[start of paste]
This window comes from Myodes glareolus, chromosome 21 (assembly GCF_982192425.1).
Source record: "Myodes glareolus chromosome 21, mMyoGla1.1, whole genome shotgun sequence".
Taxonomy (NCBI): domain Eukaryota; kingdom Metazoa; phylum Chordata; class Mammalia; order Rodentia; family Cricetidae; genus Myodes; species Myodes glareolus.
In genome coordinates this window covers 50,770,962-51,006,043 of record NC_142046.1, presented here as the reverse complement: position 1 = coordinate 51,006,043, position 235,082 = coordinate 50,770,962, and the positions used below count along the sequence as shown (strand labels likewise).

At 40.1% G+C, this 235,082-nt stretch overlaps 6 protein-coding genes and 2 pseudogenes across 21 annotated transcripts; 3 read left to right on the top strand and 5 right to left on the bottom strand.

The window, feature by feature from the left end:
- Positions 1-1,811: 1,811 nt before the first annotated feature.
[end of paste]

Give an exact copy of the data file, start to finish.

This window comes from Myodes glareolus, chromosome 21 (assembly GCF_982192425.1).
Source record: "Myodes glareolus chromosome 21, mMyoGla1.1, whole genome shotgun sequence".
Taxonomy (NCBI): domain Eukaryota; kingdom Metazoa; phylum Chordata; class Mammalia; order Rodentia; family Cricetidae; genus Myodes; species Myodes glareolus.
In genome coordinates this window covers 50,770,962-51,006,043 of record NC_142046.1, presented here as the reverse complement: position 1 = coordinate 51,006,043, position 235,082 = coordinate 50,770,962, and the positions used below count along the sequence as shown (strand labels likewise).

At 40.1% G+C, this 235,082-nt stretch overlaps 6 protein-coding genes and 2 pseudogenes across 21 annotated transcripts; 3 read left to right on the top strand and 5 right to left on the bottom strand.

The window, feature by feature from the left end:
- Positions 1-1,811: 1,811 nt before the first annotated feature.